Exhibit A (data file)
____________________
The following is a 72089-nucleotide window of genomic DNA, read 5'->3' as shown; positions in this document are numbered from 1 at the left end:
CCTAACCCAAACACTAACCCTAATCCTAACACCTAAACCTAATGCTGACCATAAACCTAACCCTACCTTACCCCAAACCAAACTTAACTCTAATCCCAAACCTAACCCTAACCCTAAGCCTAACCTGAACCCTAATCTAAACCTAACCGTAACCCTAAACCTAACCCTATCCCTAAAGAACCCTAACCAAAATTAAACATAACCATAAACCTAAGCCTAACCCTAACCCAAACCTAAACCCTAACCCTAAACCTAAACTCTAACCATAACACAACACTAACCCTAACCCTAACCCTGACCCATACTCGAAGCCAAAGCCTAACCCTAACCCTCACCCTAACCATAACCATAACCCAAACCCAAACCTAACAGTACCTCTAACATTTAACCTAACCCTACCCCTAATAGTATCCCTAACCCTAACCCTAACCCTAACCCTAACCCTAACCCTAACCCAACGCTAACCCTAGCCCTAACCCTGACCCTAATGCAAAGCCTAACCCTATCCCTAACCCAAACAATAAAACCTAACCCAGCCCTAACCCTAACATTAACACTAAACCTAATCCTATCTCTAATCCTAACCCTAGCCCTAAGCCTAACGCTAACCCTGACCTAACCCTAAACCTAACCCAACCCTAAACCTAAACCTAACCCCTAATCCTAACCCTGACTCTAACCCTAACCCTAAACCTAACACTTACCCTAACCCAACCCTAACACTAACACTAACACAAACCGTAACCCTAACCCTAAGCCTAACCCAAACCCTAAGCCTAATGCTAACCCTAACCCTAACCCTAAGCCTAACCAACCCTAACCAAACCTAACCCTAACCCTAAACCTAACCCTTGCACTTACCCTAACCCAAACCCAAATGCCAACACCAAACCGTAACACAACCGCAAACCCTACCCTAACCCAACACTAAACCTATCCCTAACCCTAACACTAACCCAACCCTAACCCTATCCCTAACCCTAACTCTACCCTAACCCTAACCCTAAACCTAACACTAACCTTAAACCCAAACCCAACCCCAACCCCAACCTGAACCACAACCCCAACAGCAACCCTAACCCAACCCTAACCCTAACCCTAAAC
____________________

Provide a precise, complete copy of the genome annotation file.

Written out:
The following is a 72089-nucleotide window of genomic DNA, read 5'->3' as shown; positions in this document are numbered from 1 at the left end:
CCTAACCCAAACACTAACCCTAATCCTAACACCTAAACCTAATGCTGACCATAAACCTAACCCTACCTTACCCCAAACCAAACTTAACTCTAATCCCAAACCTAACCCTAACCCTAAGCCTAACCTGAACCCTAATCTAAACCTAACCGTAACCCTAAACCTAACCCTATCCCTAAAGAACCCTAACCAAAATTAAACATAACCATAAACCTAAGCCTAACCCTAACCCAAACCTAAACCCTAACCCTAAACCTAAACTCTAACCATAACACAACACTAACCCTAACCCTAACCCTGACCCATACTCGAAGCCAAAGCCTAACCCTAACCCTCACCCTAACCATAACCATAACCCAAACCCAAACCTAACAGTACCTCTAACATTTAACCTAACCCTACCCCTAATAGTATCCCTAACCCTAACCCTAACCCTAACCCTAACCCTAACCCTAACCCAACGCTAACCCTAGCCCTAACCCTGACCCTAATGCAAAGCCTAACCCTATCCCTAACCCAAACAATAAAACCTAACCCAGCCCTAACCCTAACATTAACACTAAACCTAATCCTATCTCTAATCCTAACCCTAGCCCTAAGCCTAACGCTAACCCTGACCTAACCCTAAACCTAACCCAACCCTAAACCTAAACCTAACCCCTAATCCTAACCCTGACTCTAACCCTAACCCTAAACCTAACACTTACCCTAACCCAACCCTAACACTAACACTAACACAAACCGTAACCCTAACCCTAAGCCTAACCCAAACCCTAAGCCTAATGCTAACCCTAACCCTAACCCTAAGCCTAACCAACCCTAACCAAACCTAACCCTAACCCTAAACCTAACCCTTGCACTTACCCTAACCCAAACCCAAATGCCAACACCAAACCGTAACACAACCGCAAACCCTACCCTAACCCAACACTAAACCTATCCCTAACCCTAACACTAACCCAACCCTAACCCTATCCCTAACCCTAACTCTACCCTAACCCTAACCCTAAACCTAACACTAACCTTAAACCCAAACCCAACCCCAACCCCAACCTGAACCACAACCCCAACAGCAACCCTAACCCAACCCTAACCCTAACCCTAAAC